The idea first came as a nibble, and he was almost so far gone in his forgetfulness that he didn’t pay it any attention. But then the nibble turned into a solid strike and he had hooked the thought he had been fishing for since he had sat down by the river to fish for thoughts.
It wasn’t his best idea, and parts of the idea he had had many times before. But enough of the idea was new enough and good enough to occupy him for quite some time while he sat along the river no longer forgetting.
* * *
She wondered how long he would forget. She knew he couldn’t forget forever. She hoped he couldn’t forget forever. She hoped he couldn’t forget even another hour. But one thing she was sure: he had forgotten. He had not only walked away, but he had forgotten. Forgotten unlike anyone had ever forgotten her before—even if some of them had also walked away.
She looked for food. She looked for food and she thought that if she could find some food then perhaps she could forget him just as he had forgotten her. But then she realized that no matter how much food she might find, she could never walk away from him. She could forget him as he had certainly forgotten her, but she could never walk away from him as he had certainly walked away from her.
Then she had an idea.
* * *
No fish had risen to the surface of the river to eat insects for quite some time, but he still sat beside the river and thought about his idea. He could spend much time occupied with ideas if he had a good enough idea. This one was good enough. Not great, but good enough.
Then she appeared.
He didn’t notice her as she approached. He didn’t notice many things while he was occupied with a good enough idea. He didn’t notice her approach until she was near enough for him to hear her singing the song he had heard her singing many hours ago when he first met her by the river when he had his fishing equipment and had been fishing.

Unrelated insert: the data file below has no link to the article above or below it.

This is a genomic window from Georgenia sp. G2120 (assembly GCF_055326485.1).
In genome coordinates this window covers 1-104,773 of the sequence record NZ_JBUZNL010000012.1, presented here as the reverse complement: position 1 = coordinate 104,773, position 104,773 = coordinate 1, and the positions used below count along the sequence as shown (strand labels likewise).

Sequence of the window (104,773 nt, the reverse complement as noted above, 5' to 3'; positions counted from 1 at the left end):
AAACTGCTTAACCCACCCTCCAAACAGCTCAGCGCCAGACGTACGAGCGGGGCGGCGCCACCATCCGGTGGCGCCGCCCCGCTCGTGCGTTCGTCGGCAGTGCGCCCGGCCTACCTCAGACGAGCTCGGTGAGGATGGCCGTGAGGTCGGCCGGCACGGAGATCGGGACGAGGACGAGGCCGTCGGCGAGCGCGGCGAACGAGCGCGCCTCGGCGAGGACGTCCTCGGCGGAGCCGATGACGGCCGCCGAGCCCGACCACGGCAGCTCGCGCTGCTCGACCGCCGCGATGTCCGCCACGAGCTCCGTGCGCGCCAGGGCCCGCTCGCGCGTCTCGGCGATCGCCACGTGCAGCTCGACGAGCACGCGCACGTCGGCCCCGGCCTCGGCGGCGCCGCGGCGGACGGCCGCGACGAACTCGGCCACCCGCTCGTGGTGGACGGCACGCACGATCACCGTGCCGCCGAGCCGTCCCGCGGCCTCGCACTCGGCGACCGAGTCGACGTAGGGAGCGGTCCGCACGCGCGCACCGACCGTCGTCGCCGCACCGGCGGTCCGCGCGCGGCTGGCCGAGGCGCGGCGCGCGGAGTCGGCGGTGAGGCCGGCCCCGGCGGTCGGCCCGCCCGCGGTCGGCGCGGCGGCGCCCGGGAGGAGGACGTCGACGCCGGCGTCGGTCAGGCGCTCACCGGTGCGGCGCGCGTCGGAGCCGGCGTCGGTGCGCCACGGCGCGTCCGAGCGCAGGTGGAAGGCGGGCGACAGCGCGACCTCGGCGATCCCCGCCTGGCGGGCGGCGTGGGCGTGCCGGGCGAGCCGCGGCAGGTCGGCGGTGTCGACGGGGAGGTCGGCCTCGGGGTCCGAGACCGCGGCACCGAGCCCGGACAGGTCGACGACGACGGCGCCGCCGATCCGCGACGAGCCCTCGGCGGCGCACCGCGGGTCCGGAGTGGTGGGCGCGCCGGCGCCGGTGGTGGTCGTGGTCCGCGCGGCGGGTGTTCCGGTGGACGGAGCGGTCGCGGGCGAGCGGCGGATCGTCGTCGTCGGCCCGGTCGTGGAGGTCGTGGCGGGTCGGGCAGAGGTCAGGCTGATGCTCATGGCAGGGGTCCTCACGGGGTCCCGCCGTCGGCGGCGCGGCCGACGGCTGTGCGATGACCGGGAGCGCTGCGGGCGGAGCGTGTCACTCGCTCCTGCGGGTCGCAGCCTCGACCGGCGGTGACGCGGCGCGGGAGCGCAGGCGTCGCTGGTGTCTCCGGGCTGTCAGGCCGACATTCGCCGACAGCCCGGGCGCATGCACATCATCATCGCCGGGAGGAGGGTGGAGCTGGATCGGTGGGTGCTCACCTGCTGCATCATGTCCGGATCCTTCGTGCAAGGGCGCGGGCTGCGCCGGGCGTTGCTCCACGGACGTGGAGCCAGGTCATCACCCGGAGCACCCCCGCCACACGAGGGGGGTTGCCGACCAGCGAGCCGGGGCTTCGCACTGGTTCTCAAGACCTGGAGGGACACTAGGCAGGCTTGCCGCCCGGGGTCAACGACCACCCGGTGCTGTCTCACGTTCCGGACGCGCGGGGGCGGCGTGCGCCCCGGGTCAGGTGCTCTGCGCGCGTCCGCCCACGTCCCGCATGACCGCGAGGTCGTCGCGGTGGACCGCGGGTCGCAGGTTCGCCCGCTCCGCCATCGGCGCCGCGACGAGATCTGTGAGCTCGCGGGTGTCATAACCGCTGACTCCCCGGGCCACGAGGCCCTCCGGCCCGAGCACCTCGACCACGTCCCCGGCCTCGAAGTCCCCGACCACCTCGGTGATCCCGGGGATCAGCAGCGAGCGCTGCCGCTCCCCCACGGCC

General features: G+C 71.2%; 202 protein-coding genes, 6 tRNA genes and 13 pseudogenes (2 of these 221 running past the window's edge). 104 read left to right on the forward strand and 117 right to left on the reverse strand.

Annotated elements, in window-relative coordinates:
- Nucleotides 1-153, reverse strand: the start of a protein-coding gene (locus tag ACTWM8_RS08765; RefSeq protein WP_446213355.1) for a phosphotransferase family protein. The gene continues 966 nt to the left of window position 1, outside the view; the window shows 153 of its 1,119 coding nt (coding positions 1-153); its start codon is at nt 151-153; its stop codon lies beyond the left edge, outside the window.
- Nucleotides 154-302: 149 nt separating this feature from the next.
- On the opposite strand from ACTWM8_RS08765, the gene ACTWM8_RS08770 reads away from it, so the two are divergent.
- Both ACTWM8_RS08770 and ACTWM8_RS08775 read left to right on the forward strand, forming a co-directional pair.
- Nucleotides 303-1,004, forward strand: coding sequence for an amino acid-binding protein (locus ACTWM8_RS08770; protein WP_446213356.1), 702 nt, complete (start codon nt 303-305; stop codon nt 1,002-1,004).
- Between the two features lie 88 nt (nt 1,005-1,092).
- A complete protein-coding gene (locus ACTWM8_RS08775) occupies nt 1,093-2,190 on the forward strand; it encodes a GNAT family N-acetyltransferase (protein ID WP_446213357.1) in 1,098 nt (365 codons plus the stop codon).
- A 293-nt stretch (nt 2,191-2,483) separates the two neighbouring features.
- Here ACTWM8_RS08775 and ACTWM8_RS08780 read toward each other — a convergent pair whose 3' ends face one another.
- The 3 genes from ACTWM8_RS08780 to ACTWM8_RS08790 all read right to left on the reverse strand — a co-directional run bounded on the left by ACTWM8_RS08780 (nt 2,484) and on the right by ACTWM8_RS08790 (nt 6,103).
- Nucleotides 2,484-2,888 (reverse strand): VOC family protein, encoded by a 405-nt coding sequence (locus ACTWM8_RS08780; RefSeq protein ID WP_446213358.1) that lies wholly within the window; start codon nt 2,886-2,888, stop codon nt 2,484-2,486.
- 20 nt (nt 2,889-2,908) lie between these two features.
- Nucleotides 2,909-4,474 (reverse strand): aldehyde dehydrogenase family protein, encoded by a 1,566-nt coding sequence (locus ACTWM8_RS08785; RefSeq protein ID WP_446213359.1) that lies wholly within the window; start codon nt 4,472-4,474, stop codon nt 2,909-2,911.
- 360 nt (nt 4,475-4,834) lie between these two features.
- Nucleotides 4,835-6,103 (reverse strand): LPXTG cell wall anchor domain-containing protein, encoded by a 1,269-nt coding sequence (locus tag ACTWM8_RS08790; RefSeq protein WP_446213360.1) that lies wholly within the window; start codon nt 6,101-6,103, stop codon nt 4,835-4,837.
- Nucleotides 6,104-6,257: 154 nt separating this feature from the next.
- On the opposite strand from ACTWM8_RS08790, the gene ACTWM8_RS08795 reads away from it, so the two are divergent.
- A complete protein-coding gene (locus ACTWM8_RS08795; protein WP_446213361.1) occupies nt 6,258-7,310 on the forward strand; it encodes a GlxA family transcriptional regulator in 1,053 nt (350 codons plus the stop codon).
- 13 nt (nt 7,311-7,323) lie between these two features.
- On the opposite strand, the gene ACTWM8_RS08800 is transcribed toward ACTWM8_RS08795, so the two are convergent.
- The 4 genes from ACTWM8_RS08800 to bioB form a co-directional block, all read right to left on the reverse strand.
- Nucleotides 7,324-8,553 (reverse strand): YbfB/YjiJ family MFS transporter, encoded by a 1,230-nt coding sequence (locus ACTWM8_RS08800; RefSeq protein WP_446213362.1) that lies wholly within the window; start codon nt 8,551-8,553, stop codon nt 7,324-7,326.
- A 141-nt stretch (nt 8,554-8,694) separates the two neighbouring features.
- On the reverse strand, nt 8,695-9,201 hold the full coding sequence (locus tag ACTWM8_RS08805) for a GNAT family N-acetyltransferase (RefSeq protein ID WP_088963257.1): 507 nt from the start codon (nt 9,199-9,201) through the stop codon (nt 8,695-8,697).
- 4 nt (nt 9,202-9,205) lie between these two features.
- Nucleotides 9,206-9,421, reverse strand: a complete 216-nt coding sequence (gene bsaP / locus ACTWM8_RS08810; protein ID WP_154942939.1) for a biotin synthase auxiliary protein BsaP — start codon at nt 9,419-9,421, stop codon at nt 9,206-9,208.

He no longer forgot about her.
He stopped being occupied by his idea, and he thought about her as she came closer.
She came closer.
She came closer and she stopped singing and she looked him in the eyes.
He watched her look him in the eyes.
She asked him why he had walked away from her.
He said it was what came most naturally to him.
She asked him why he had forgotten about her.
He said he forgot why.
She asked him what he was doing.
He said he was fishing.
She wanted to walk away from him, but she had a hard time finding the right time that would have the greatest effect.
She asked him what he was fishing for. She said he had no equipment.
He said he was fishing for ideas.
She looked at him and wondered what kind of freak he was. She suddenly realized that he just might like it if she walked away.
She asked him if he had had any luck—with the ideas that was.
He said yes.
She turned to walk away, then she turned back and asked if he would forget her.
He said what.
She just walked away and she no longer even cared if he forgot about her or not.
To read more stories in the series, see the Becomes One Hundred Stories page.